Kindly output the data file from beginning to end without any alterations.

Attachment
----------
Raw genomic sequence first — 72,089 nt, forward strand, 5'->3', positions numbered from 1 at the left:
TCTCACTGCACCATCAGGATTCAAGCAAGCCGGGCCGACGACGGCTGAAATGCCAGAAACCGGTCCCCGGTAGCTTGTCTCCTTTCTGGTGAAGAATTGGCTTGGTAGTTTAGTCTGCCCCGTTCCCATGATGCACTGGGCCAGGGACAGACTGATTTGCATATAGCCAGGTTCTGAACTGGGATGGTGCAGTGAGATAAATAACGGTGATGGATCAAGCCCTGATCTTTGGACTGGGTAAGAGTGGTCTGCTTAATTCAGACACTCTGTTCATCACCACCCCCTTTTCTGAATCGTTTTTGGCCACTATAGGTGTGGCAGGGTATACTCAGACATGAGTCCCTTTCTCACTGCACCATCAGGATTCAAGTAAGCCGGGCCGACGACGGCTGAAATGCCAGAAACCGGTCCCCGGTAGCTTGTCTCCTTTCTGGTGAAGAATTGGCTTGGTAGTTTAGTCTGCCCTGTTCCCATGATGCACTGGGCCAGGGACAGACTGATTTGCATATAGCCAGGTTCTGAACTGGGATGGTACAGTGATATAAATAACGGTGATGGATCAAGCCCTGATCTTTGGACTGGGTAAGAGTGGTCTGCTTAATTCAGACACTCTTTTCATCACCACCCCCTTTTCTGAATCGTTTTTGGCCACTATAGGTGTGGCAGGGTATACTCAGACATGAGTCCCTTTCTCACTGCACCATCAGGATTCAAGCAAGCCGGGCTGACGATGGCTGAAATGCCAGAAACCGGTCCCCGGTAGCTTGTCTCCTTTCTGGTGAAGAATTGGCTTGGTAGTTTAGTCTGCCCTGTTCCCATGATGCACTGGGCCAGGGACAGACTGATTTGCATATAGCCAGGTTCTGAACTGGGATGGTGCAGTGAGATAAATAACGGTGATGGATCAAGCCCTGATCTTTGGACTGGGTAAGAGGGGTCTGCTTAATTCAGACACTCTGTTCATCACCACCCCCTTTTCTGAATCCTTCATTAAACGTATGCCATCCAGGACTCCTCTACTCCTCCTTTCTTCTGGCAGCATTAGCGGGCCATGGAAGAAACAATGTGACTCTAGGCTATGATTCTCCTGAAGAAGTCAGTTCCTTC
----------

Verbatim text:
Raw genomic sequence first — 72,089 nt, forward strand, 5'->3', positions numbered from 1 at the left:
TCTCACTGCACCATCAGGATTCAAGCAAGCCGGGCCGACGACGGCTGAAATGCCAGAAACCGGTCCCCGGTAGCTTGTCTCCTTTCTGGTGAAGAATTGGCTTGGTAGTTTAGTCTGCCCCGTTCCCATGATGCACTGGGCCAGGGACAGACTGATTTGCATATAGCCAGGTTCTGAACTGGGATGGTGCAGTGAGATAAATAACGGTGATGGATCAAGCCCTGATCTTTGGACTGGGTAAGAGTGGTCTGCTTAATTCAGACACTCTGTTCATCACCACCCCCTTTTCTGAATCGTTTTTGGCCACTATAGGTGTGGCAGGGTATACTCAGACATGAGTCCCTTTCTCACTGCACCATCAGGATTCAAGTAAGCCGGGCCGACGACGGCTGAAATGCCAGAAACCGGTCCCCGGTAGCTTGTCTCCTTTCTGGTGAAGAATTGGCTTGGTAGTTTAGTCTGCCCTGTTCCCATGATGCACTGGGCCAGGGACAGACTGATTTGCATATAGCCAGGTTCTGAACTGGGATGGTACAGTGATATAAATAACGGTGATGGATCAAGCCCTGATCTTTGGACTGGGTAAGAGTGGTCTGCTTAATTCAGACACTCTTTTCATCACCACCCCCTTTTCTGAATCGTTTTTGGCCACTATAGGTGTGGCAGGGTATACTCAGACATGAGTCCCTTTCTCACTGCACCATCAGGATTCAAGCAAGCCGGGCTGACGATGGCTGAAATGCCAGAAACCGGTCCCCGGTAGCTTGTCTCCTTTCTGGTGAAGAATTGGCTTGGTAGTTTAGTCTGCCCTGTTCCCATGATGCACTGGGCCAGGGACAGACTGATTTGCATATAGCCAGGTTCTGAACTGGGATGGTGCAGTGAGATAAATAACGGTGATGGATCAAGCCCTGATCTTTGGACTGGGTAAGAGGGGTCTGCTTAATTCAGACACTCTGTTCATCACCACCCCCTTTTCTGAATCCTTCATTAAACGTATGCCATCCAGGACTCCTCTACTCCTCCTTTCTTCTGGCAGCATTAGCGGGCCATGGAAGAAACAATGTGACTCTAGGCTATGATTCTCCTGAAGAAGTCAGTTCCTTC